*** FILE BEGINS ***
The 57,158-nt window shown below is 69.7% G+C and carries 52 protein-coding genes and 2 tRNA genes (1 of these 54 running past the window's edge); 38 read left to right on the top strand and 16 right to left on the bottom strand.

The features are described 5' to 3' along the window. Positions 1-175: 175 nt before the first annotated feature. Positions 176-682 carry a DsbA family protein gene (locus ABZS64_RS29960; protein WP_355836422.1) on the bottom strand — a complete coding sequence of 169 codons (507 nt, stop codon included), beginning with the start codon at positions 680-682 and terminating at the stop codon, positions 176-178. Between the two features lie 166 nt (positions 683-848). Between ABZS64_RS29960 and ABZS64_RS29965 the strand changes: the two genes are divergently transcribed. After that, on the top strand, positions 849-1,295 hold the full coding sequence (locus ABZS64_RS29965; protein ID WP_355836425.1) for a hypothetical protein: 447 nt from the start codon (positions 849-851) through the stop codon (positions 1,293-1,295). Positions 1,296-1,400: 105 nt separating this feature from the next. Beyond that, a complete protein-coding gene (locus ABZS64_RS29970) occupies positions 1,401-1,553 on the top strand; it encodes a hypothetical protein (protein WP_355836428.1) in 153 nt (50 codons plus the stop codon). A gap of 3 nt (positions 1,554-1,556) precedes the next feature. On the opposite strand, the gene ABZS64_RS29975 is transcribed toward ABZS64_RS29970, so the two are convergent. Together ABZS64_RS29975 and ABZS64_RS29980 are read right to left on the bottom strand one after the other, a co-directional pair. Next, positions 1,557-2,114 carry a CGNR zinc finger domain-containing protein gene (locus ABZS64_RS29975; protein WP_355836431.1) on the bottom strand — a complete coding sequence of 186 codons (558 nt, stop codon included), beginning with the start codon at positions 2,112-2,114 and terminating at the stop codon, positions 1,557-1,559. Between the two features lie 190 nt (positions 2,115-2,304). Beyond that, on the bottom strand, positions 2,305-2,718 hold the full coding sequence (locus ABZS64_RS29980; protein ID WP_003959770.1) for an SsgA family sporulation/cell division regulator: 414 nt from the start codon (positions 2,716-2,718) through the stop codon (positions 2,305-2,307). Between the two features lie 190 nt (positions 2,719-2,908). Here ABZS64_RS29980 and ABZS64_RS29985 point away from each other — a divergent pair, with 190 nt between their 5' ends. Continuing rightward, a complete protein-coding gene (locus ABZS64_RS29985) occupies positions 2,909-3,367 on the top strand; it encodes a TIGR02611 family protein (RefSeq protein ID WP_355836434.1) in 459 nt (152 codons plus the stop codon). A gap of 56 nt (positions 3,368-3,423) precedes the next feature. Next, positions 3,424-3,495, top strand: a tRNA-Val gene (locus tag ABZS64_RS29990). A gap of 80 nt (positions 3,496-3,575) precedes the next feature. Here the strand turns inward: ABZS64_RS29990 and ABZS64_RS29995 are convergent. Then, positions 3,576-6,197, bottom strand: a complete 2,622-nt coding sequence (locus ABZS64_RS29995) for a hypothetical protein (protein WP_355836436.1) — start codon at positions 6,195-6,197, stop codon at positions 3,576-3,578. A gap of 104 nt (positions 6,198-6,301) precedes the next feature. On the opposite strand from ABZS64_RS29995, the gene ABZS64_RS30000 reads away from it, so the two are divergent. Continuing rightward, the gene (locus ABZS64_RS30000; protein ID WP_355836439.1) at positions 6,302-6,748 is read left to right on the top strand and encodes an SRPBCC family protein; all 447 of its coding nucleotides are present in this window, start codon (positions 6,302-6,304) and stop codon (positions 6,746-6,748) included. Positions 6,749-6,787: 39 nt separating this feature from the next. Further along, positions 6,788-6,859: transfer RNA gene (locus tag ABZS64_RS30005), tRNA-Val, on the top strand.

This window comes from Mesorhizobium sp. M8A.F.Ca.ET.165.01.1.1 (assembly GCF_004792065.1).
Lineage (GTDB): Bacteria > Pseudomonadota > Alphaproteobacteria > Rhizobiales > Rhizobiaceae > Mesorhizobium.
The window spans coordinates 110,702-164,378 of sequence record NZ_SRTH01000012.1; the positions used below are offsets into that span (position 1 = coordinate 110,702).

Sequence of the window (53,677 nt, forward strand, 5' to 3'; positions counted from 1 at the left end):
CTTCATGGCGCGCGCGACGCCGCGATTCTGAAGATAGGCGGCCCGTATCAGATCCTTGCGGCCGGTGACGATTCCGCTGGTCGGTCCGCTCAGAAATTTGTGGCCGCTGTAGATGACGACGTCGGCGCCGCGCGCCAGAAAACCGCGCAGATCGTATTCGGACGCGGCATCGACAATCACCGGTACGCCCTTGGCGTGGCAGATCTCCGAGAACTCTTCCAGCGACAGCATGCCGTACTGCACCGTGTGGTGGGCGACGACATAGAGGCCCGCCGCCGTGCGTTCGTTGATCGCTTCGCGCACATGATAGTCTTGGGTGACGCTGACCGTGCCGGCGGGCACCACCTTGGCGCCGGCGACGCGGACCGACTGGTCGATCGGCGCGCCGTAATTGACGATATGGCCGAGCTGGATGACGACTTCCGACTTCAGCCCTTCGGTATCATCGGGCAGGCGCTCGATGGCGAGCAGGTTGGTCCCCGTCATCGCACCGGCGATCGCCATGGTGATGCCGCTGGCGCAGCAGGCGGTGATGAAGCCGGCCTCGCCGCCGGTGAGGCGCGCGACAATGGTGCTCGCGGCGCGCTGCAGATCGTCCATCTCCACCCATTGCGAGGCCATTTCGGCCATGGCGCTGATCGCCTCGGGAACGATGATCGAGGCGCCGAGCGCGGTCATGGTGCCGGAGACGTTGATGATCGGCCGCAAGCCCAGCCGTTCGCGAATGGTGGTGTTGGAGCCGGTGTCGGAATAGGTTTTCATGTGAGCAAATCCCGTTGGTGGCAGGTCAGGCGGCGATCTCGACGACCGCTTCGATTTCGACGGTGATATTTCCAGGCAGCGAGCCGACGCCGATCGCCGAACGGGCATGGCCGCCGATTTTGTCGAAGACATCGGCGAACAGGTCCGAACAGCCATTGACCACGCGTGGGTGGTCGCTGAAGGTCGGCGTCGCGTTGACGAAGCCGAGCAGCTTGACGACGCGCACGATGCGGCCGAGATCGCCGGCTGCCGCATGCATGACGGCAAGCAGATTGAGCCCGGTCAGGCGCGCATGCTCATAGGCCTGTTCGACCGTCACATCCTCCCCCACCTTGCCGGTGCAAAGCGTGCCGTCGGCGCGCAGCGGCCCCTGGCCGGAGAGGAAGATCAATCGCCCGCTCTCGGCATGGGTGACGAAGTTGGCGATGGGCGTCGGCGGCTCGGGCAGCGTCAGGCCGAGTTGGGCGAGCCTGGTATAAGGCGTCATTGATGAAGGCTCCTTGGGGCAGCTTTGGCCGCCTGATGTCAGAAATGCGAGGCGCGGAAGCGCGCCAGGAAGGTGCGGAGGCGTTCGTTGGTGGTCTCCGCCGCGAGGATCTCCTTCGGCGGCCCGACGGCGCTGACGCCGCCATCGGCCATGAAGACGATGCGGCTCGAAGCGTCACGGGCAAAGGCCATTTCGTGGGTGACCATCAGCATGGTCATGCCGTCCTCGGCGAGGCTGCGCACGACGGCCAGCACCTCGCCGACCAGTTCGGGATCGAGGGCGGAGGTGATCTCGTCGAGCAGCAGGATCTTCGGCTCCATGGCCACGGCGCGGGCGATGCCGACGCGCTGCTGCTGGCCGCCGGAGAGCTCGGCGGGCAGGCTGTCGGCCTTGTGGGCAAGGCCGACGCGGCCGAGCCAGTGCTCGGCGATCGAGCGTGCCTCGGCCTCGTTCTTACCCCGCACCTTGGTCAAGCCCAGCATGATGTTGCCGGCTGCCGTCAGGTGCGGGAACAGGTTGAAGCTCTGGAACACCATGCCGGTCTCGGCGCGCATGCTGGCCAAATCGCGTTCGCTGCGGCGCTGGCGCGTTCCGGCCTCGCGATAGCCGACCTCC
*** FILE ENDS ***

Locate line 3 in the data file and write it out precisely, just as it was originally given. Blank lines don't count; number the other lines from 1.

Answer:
This window comes from Mesorhizobium sp. M8A.F.Ca.ET.165.01.1.1 (assembly GCF_004792065.1).